US diplomat William Taylor to leave Ukraine post at the beginning of January

US diplomat William Taylor to leave Ukraine post at the beginning of January
© Greg Nash

William Taylor, the top U.S. diplomat in Ukraine, will leave his position on Jan. 1, according to a person familiar with his plans.

Taylor plans to turn over his responsibilities as chargé d'affaires at the U.S. Embassy in Kyiv to the current deputy chief of mission, Kristina Kvien, on Jan. 1 and leave Ukraine’s capital the following day, according to the source.

Taylor’s departure was first reported by NBC News. Under the Federal Vacancies Reform Act, Taylor could remain at the post in Kyiv until Jan. 8, and his contract at the State Department extends longer than that, the source familiar with his plans said.


Sen. Bob MenendezRobert (Bob) MenendezWatchdog confirms State Dept. canceled award for journalist who criticized Trump Kasie Hunt to host lead-in show for MSNBC's 'Morning Joe' Senators ask for removal of tariffs on EU food, wine, spirits: report MORE (N.J.), the top Democrat on the Senate Foreign Relations Committee, wrote to Secretary of State Mike PompeoMichael (Mike) Richard PompeoUse of 'China virus' led to spike in anti-Asian bias: study China's actions present several potential debate questions The Hill's Morning Report - Sponsored by JobsOhio - Showdown: Trump-Biden debate likely to be nasty MORE on Tuesday raising concerns about Taylor’s reported exit and suggesting he was “unceremoniously recalling” Taylor from Ukraine.

“I am extremely concerned that this suspect decision furthers the president’s inappropriate and unacceptable linking of U.S. policy to Ukraine to his personal and political benefit, and potentially your own,” Menendez said.

Taylor was a key witness in the House impeachment inquiry into President TrumpDonald John TrumpFive takeaways from Trump-Biden debate clash The Memo: Debate or debacle? Democrats rip Trump for not condemning white supremacists, Proud Boys at debate MORE’s dealings with Ukraine. Taylor testified privately and publicly before the House Intelligence Committee in connection with the investigation, describing a rogue foreign policy channel spearheaded by Trump’s personal attorney Rudy GiulianiRudy GiulianiBiden, Trump clash at vicious, ugly debate Voters split on whether Trump, Biden will win first debate: poll The Hill's Morning Report - Sponsored by JobsOhio - Trump's tax return bombshell MORE.

Taylor alleged an effort by Trump administration officials to condition a White House meeting and nearly $400 million in security assistance on Ukraine launching investigations into Burisma, an energy company that employed Hunter Biden on its board, and 2016 election interference.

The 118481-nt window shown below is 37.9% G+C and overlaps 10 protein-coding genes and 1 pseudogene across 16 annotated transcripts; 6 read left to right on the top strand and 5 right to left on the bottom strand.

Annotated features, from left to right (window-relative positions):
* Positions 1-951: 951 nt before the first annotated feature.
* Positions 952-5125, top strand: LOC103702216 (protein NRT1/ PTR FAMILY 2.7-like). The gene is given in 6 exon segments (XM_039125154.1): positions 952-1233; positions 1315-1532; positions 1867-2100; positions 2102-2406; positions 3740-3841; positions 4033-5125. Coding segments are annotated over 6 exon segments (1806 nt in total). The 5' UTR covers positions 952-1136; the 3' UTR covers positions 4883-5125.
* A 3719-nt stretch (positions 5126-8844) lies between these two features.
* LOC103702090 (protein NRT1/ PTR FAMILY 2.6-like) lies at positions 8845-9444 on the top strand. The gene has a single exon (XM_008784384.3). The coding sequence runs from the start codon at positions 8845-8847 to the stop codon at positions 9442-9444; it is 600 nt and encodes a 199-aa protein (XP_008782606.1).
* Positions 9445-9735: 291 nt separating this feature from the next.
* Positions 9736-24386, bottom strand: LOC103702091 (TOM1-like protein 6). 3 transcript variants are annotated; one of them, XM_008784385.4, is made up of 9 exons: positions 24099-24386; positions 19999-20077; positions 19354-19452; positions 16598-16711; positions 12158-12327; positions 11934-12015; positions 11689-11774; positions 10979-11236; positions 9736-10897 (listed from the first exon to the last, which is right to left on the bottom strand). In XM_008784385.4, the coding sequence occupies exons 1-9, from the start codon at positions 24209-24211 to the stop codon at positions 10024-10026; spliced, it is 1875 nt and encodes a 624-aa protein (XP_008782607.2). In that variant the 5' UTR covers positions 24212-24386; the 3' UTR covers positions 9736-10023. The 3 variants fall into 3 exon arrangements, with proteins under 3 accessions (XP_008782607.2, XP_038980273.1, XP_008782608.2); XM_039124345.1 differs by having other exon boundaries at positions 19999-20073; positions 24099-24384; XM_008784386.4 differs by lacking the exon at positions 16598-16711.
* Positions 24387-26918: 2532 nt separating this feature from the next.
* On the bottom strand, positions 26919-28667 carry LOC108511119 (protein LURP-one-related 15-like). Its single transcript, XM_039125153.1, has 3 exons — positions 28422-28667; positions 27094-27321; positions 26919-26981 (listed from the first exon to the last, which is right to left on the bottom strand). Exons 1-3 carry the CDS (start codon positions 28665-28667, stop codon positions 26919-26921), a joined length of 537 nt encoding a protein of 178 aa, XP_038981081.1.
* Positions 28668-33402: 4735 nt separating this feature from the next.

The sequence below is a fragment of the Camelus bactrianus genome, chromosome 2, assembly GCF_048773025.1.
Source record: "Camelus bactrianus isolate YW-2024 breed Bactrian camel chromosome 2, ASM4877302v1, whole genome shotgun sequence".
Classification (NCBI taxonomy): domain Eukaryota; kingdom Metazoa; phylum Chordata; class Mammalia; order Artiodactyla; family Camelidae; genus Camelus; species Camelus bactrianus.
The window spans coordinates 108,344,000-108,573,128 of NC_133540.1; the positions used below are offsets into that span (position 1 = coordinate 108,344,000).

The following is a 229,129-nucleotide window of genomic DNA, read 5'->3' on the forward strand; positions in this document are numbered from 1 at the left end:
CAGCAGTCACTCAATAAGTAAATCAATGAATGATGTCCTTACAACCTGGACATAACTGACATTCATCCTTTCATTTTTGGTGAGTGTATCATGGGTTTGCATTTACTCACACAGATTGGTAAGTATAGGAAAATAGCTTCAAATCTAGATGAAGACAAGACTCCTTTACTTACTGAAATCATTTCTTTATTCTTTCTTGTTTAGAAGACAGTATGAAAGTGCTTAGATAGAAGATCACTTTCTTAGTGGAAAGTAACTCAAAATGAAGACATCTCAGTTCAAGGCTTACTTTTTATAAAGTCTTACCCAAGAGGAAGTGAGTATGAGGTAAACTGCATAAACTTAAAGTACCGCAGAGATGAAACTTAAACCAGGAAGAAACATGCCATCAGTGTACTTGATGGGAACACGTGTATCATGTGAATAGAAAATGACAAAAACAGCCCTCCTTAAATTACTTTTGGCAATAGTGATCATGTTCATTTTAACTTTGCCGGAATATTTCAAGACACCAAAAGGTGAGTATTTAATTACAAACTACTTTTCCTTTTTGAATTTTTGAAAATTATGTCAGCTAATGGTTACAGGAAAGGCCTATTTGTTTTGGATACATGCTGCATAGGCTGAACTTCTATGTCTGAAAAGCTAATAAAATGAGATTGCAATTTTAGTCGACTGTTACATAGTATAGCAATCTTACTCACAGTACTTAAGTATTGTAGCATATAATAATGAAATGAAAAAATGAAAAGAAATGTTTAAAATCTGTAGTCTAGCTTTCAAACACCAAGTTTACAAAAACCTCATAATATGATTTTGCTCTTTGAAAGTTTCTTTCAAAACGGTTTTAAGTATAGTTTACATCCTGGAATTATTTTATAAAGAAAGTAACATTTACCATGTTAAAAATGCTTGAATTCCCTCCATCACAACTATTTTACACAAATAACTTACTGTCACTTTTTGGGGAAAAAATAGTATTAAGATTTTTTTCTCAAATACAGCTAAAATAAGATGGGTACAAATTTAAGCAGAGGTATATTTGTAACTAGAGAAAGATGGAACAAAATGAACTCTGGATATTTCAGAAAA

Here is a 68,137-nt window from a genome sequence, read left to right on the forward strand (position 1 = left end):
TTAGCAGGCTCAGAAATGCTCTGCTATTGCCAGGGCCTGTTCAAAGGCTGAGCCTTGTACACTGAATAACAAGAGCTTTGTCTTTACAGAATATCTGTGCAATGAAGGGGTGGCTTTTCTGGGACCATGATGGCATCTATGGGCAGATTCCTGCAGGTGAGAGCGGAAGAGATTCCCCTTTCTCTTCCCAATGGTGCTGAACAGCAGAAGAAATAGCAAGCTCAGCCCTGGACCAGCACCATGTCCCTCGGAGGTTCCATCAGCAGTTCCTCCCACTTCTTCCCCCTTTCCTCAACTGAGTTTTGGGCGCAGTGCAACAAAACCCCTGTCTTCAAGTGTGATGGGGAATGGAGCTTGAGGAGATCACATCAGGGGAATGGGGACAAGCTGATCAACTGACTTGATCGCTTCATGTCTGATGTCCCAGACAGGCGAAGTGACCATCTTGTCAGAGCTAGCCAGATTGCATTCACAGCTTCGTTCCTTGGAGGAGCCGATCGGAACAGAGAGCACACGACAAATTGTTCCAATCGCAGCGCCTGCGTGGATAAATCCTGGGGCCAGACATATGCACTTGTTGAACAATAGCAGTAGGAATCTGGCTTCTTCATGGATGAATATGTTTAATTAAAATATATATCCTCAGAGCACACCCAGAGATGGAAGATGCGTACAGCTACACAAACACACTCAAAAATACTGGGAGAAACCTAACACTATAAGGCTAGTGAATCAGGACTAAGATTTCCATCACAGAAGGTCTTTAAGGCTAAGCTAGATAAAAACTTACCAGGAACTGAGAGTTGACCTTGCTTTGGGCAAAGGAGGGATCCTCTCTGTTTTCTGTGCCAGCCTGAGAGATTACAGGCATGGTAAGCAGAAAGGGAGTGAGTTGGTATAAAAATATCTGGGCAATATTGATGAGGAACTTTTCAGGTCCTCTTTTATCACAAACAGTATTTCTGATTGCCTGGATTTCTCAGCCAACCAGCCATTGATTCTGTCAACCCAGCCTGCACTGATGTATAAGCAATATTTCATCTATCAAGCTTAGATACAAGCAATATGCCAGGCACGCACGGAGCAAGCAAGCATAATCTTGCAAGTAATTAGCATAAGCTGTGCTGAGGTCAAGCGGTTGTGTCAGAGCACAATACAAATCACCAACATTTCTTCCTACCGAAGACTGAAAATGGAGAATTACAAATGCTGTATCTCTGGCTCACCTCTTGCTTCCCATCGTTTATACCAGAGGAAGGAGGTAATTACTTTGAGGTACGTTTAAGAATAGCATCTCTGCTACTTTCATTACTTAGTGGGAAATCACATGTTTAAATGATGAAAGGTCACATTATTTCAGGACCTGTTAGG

Trump raised the investigations on a July 25 call with Ukrainian President Volodymyr Zelensky that is at the heart of the impeachment inquiry. Trump has defended the phone call as “perfect,” denying any wrongdoing and maintaining there was no quid pro quo in his dealings with Ukraine. 


Trump lashed out at Taylor during the impeachment proceedings, labeling him a “Never Trumper” and tacitly criticizing Pompeo for tapping him for the role. 

Pompeo persuaded Taylor, a veteran diplomat last appointed to a post by George W. Bush, to come out of retirement to head the U.S. Embassy in Ukraine earlier this year after Trump recalled Marie YovanovitchMarie YovanovitchGrand jury adds additional counts against Giuliani associates Lev Parnas and and Igor Fruman Strzok: Trump behaving like an authoritarian Powell backs Biden at convention as Democrats rip Trump on security MORE as U.S. ambassador to Ukraine.

Yovanovitch, who also testified in connection with the impeachment proceedings, was told Trump lost confidence in her after she endured a smear campaign from Giuliani and his allies. The Trump administration has not selected a permanent replacement for the role, which requires Senate confirmation.

It is unclear what Taylor’s professional plans are after he returns from Kyiv. The State Department did not return a request for information following reports he would leave the position.

The Democratic-controlled House is poised to vote Wednesday on two articles of impeachment against Trump, accusing him of abuse of power and obstruction of Congress. Trump issued a scathing letter to Speaker Nancy PelosiNancy PelosiGOP seeks to redirect criticism over Trump tax returns House rebuffs GOP lawmaker's effort to remove references to Democrats in Capitol Grassley says disclosing Trump's tax records without authorization could violate law MORE (D-Calif.) on Tuesday accusing House Democrats of “perversion of justice and abuse of power” and urging her to halt the proceedings. 

—Updated at 5:46 p.m.